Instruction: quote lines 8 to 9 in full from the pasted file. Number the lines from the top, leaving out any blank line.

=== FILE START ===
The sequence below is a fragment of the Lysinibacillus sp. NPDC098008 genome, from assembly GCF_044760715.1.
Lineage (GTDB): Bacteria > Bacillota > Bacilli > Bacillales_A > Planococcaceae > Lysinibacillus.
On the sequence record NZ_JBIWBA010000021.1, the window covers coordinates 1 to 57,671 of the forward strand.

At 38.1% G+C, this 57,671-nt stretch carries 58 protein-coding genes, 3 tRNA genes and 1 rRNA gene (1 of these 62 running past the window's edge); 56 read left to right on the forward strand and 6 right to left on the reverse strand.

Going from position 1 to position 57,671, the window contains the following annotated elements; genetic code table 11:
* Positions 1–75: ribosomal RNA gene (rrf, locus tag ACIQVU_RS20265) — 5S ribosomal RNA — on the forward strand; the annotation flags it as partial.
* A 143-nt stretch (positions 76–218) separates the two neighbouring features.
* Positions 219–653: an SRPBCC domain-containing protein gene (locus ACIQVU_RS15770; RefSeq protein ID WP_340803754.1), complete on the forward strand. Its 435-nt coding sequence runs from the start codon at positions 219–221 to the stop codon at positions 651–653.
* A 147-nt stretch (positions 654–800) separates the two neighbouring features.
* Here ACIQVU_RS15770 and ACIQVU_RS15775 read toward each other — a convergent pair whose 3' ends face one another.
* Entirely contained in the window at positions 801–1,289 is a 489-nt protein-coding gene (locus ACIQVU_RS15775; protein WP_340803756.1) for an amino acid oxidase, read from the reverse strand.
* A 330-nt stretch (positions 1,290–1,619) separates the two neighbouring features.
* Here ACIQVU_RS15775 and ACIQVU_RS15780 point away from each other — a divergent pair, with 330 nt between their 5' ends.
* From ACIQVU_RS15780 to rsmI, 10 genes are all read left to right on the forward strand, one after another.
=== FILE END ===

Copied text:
* Positions 219–653: an SRPBCC domain-containing protein gene (locus ACIQVU_RS15770; RefSeq protein ID WP_340803754.1), complete on the forward strand. Its 435-nt coding sequence runs from the start codon at positions 219–221 to the stop codon at positions 651–653.
* A 147-nt stretch (positions 654–800) separates the two neighbouring features.